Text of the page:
DeSantis devoted a significant share of his time to discussing migration at the southern border and touting his own policies in Florida. He pledged to declare a national emergency on his first day, to reverse Biden policies, build a wall and reinstate Trump’s “Remain in Mexico policy.”
DeSantis drew the ire of Democrats and immigrant advocates last year when he arranged for two jets of migrants to be flown from Texas to Martha’s Vineyard in Massachusetts.
I’d reverse what Biden’s doing. You need to shut the border down, you should not be entertaining these asylum claims for people crossing illegally. Now asylum is a legitimate thing, but these are people that, when they come, I mean they’re being persecuted, these people come in overwhelmingly are economic migrants that are coming across many other different countries. They should be applying for asylum there if they were truly qualifying for that, but they’re not. They know that if they just show up at the southern border — and these are people all over the world that are coming illegally — they know that they will get a sheet of paper saying, ‘OK, come back for a court date in three years.’ And they get released to the interior of our country. It’s an absolutely insane system, so we’ll stop that. We will move on day one by declaring a national emergency, we will construct a border wall, we will make sure we have, “Remain in Mexico,” and that we’re not entertaining those claims in that way, and we really need to hold the Mexican drug cartels accountable, because they’re facilitating a lot of this migration.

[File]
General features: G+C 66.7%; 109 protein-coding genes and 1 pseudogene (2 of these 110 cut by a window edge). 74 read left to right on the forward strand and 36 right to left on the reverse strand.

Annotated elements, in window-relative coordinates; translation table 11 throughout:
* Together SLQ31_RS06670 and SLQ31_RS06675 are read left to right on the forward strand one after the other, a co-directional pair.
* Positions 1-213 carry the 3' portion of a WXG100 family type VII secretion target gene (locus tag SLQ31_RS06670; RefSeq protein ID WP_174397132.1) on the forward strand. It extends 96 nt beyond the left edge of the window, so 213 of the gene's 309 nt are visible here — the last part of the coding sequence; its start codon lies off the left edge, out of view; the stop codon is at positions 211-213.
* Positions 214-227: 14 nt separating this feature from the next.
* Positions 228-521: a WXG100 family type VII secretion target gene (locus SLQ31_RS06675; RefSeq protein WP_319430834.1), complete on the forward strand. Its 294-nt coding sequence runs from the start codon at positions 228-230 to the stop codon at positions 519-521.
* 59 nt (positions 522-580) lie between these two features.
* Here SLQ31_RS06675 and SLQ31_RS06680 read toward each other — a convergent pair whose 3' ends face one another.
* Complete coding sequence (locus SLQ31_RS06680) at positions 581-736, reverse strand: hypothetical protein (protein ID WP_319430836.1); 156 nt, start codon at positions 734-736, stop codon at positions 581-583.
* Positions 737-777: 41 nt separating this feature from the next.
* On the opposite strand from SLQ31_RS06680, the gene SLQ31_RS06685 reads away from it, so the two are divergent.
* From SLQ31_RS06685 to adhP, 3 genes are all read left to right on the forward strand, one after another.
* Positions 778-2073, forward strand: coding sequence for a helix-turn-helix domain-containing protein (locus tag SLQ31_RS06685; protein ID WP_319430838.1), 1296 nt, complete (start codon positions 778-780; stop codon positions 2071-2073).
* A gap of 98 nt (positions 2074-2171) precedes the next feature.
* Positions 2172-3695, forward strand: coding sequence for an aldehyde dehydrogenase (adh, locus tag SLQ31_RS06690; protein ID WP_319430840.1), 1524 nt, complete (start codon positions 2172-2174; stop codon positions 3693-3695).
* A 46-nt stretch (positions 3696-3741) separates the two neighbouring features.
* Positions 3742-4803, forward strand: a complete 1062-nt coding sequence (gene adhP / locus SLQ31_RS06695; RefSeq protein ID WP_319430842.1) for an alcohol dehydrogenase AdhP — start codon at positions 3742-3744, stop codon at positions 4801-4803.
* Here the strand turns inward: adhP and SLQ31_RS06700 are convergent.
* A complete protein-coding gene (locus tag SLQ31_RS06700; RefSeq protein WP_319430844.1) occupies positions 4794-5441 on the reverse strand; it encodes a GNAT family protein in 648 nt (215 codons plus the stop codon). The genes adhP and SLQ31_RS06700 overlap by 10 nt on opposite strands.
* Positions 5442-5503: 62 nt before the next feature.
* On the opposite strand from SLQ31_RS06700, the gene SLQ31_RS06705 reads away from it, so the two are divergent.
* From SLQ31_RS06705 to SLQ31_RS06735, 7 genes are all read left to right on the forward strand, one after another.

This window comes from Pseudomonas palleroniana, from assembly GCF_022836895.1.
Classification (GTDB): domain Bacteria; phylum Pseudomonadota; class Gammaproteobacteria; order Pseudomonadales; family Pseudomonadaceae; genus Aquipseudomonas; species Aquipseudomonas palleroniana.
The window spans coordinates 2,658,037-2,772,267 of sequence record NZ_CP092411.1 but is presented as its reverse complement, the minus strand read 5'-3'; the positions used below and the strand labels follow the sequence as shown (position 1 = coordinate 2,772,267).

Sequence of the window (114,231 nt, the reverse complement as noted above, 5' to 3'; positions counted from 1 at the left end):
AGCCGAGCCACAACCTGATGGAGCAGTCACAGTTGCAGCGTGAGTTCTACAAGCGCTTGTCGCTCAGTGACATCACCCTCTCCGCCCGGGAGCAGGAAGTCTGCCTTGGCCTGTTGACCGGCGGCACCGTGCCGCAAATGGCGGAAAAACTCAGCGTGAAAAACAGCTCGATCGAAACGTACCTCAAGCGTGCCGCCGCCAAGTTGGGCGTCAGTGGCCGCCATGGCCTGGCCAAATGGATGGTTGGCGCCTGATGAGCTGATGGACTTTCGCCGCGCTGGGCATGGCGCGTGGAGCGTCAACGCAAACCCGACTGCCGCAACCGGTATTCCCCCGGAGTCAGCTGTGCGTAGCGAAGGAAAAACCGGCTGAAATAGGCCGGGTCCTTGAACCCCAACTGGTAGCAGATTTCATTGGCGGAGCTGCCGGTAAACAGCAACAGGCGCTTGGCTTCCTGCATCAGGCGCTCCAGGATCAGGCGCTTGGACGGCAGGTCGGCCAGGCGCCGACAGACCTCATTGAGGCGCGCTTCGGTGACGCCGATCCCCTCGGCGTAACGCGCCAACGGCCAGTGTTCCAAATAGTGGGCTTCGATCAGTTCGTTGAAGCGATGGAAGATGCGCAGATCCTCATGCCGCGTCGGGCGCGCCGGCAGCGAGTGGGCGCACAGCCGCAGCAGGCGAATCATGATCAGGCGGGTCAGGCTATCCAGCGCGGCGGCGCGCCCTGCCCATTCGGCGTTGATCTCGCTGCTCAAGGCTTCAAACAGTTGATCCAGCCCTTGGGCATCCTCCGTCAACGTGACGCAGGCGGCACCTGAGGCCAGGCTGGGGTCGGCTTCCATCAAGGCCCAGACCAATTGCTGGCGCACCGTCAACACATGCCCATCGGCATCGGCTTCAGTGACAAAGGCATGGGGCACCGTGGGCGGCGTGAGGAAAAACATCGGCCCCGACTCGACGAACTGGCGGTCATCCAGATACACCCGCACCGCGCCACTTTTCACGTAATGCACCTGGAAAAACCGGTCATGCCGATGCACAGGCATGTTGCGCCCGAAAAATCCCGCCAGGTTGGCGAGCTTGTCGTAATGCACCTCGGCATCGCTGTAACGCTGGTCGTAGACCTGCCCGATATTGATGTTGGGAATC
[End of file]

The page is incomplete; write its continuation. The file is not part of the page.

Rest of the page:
DeSantis again touted his own policies in Florida, pushing back on accusations that he supports “book bans,” instead saying that his policies empowered parents to have a say in what books were appropriate for their children. He also defended a bill banning the teaching of critical race theory, which has infuriated groups including the NAACP.
On a federal level, DeSantis pledged to get rid of accreditation programs for Diversity, Equity, and Inclusion. With control of the Department of Education, DeSantis said he would offer “alternative accreditation regimes” that would be “colorblind” and not offer them to schools who participate or offer DEI initiatives.
There are some tools at the federal level that we don’t necessarily have at the state level. For example, some of the problems with the university and the ideological capture, that didn’t happen by accident. It can trace back all the way to the accreditation cartels. Well guess what? To become an accreditor, how do you do that? You’ve got to get approved by the U.S Department of Education, so we’re going to be doing alternative accreditation regimes where instead of saying, “You will only get accredited if you do DEI,” you’ll have an accreditor that will say, “We will not accredit you if you do DEI.” We want a colorblind, merit-based accreditation scheme, and so as president controlling that agency, you can then approve other types of accreditation.